Autism Spectrum Disorder (ASD) is a developmental disorder that impairs social interactions and communication skills. It is also characterized by restrictive or repetitive behaviors. Although ASD can be diagnosed at as early of an age as 18 months old, diagnosing ASD is difficult. This is because there is no test for ASD. Instead, doctors use the child’s symptoms, developmental history, and behavior to diagnose. If you are concerned that your child may have Autism, ask yourself these questions.
1. DOES MY CHILD HAVE A STRONG ATTACHMENT TO UNUSUAL OBJECTS?
Children often have a special stuffed animal or blanket that they are attached to. It becomes a source of comfort and security for them. Children with Autism also often have comfort items, but these items can seem unusual to others. Instead of a stuffed animal or blanket, a child with Autism may become attached to a box of cereal, flashlight, or other hard inanimate objects.
These objects are a source of comfort and security, just as a blanket or stuffed animal would be. However, for children with ASD these objects also often serve as stims. Many people engage in stimming behaviors, but it is typically much more frequent and intense for those with Autism. Stimming is repetitive behavior that people with ASD often use to self-regulate when experiencing big emotions such as anxiety, excitement, stress, or anger.
2. DOES MY CHILD FAIL TO INITIATE OR RESPOND TO SOCIAL INTERACTIONS?
Most children enjoy playing with their peers and even seek out social interactions. For children with Autism though, it is difficult to relate to others. Children with ASD often prefer to play alone and may not respond to others’ attempts at socializing with them. This lack of interest in their peers is a common characteristic of Autism. Children with Autism also struggle with social cues such as body language and holding eye contact.
3. DOES MY CHILD HAVE UNUSUAL RESPONSES TO SENSORY INPUT?
Young children often love sensory activities such as playing in water, exploring goop, and digging in sand. However, children with Autism often struggle with a condition called Sensory Processing Disorder. This can show in many ways, from not being able to tolerate certain foods because of texture to being overly sensitive to loud noises.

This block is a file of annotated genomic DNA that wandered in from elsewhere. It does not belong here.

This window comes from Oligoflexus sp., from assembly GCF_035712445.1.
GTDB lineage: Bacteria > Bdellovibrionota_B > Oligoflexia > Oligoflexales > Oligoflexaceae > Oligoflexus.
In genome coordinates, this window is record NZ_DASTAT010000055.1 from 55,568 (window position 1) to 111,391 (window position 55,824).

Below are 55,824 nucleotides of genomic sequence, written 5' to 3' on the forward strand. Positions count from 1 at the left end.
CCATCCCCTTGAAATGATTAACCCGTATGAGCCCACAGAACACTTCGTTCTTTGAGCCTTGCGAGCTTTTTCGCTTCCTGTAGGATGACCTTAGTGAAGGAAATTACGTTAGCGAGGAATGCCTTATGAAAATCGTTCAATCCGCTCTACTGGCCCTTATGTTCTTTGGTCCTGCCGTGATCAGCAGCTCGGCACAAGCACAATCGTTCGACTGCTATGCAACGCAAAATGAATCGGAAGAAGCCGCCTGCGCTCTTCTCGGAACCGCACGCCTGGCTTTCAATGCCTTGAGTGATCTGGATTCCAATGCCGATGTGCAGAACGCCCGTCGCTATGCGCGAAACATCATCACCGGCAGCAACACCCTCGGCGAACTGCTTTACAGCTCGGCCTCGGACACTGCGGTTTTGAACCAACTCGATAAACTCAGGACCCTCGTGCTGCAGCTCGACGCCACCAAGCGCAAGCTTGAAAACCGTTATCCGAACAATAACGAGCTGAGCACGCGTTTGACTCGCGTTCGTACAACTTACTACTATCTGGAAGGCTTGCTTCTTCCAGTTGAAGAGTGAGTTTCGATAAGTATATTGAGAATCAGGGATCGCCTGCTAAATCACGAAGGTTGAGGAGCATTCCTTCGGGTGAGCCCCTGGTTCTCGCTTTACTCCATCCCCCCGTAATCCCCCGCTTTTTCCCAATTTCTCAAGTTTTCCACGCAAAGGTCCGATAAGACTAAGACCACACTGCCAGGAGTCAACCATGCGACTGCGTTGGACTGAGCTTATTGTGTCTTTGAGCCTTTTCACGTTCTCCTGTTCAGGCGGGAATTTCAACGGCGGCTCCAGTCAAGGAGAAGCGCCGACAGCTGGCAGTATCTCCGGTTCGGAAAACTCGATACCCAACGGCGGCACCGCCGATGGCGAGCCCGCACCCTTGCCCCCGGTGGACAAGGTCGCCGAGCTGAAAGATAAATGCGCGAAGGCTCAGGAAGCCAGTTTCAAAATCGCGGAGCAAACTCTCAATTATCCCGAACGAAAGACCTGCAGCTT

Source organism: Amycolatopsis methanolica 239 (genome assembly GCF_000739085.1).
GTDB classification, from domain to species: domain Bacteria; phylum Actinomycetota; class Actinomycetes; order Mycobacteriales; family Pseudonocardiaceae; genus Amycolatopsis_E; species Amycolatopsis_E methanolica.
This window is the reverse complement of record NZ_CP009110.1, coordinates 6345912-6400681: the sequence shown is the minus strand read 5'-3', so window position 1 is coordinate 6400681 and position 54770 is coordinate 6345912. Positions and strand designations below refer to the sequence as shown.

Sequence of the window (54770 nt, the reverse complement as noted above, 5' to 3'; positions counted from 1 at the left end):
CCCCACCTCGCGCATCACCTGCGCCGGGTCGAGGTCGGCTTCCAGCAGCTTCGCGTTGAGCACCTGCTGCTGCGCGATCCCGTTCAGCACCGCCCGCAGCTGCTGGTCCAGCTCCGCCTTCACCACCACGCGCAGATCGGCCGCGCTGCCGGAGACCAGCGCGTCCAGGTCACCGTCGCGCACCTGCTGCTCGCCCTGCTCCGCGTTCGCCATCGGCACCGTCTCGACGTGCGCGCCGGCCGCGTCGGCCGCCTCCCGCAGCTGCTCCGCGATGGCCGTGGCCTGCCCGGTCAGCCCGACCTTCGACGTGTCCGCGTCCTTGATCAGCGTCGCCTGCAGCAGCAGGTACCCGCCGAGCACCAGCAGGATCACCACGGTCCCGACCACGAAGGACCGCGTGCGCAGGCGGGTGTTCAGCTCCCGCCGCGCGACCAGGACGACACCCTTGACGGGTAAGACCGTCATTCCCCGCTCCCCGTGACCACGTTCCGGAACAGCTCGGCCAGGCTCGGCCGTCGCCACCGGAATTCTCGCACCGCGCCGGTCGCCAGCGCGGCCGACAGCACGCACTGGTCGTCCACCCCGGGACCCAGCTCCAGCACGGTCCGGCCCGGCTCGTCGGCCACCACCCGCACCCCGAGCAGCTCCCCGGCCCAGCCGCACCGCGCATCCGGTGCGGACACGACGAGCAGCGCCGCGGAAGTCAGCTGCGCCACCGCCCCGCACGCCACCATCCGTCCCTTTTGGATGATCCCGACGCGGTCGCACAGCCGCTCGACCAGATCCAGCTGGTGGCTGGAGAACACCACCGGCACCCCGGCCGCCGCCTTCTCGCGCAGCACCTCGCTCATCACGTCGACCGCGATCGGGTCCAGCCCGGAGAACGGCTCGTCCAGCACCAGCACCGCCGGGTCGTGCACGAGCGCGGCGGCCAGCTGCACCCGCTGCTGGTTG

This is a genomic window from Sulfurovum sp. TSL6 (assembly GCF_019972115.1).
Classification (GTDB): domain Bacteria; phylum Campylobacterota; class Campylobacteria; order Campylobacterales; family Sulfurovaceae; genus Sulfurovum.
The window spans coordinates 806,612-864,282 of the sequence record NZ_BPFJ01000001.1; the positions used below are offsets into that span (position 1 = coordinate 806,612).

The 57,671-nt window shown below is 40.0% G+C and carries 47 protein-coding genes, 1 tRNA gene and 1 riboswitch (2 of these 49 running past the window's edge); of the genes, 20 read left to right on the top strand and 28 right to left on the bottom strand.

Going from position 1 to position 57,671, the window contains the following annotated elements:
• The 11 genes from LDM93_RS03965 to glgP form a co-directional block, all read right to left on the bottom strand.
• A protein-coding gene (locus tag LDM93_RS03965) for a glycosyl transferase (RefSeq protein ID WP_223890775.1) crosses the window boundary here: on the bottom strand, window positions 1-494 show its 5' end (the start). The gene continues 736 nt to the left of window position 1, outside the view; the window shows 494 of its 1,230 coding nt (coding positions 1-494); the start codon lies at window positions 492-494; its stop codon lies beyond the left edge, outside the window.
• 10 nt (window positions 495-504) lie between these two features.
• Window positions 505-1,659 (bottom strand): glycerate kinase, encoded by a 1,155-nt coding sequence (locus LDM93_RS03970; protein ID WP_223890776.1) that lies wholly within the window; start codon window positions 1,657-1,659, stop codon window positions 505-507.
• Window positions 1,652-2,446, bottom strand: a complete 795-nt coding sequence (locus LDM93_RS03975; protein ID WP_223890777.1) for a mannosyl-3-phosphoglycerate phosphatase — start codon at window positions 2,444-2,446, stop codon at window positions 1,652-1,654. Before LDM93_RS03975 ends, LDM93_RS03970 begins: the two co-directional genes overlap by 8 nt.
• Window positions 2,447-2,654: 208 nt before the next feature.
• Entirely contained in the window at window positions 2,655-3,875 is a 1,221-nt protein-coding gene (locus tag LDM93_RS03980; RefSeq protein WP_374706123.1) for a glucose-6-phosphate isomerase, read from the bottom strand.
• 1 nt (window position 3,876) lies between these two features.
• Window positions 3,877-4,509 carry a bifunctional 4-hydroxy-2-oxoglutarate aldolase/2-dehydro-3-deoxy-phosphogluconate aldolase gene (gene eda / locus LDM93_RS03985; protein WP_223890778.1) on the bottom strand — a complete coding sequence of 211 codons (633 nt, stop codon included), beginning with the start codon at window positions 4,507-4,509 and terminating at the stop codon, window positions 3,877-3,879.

Children with Autism can also demonstrate an extreme interest in their sensory environment. You may notice that they seem to have a need to touch everything or even smelling objects. Lights and movement can also be a source of extreme fascination for children with Autism.
4. IS MY CHILD ABLE TO BE FLEXIBLE IN ROUTINES?
It is not uncommon for young children to strive with a consistent daily routine. Most kids can adjust and be flexible with minor changes though. For children with ASD though, even a small change in routine can be very overwhelming. These changes do not always have to be schedule changes either. It can be as simple as someone moved a favorite item from its spot, a need to eat the same food each day, or taking a different route to the grocery store. These changes can be very distressing for children with ASD and may trigger stimming behaviors.
5. DOES MY CHILD FREQUENTLY ENGAGE IN REPETITIVE MOVEMENTS?
One of the most tell-tale signs that a child has Autism is the presence of repetitive behaviors. These repetitive movements include repetitive body motions and repetitive motions with objects. Repetitive body motions that you may see in a child who has ASD are spinning, hand flapping, and rocking. Repetitive motions with objects that you may see a child who has ASD doing are flipping switches, spinning wheels on toy cars, and lining up items.
Another repetitive behavior that is common with Autism is echolalia. This happens when a child repeats something another person says. It can be immediate or it can happen at a later time, like when they repeat a phrase from a favorite show. Echolalia is a normal part of child development, but when children with Autism use echolalia it is not necessarily used in the same way. Children with Autism often use echolalia as a stim and sometimes they imitate speech without understand the meaning.
The Autism spectrum is rather broad, which is one reason it can be hard for parents to know if they should be concerned or not. Sometimes you cannot even tell that a person has Autism without them telling you, and others have very noticeable issues. Either way, there are clear differences in communication, social skills, and behavior compared to those who do not have Autism Spectrum Disorder. Early intervention is essential for children with Autism, so if you are concerned that your child may have ASD be sure to discuss it with your child’s pediatrician.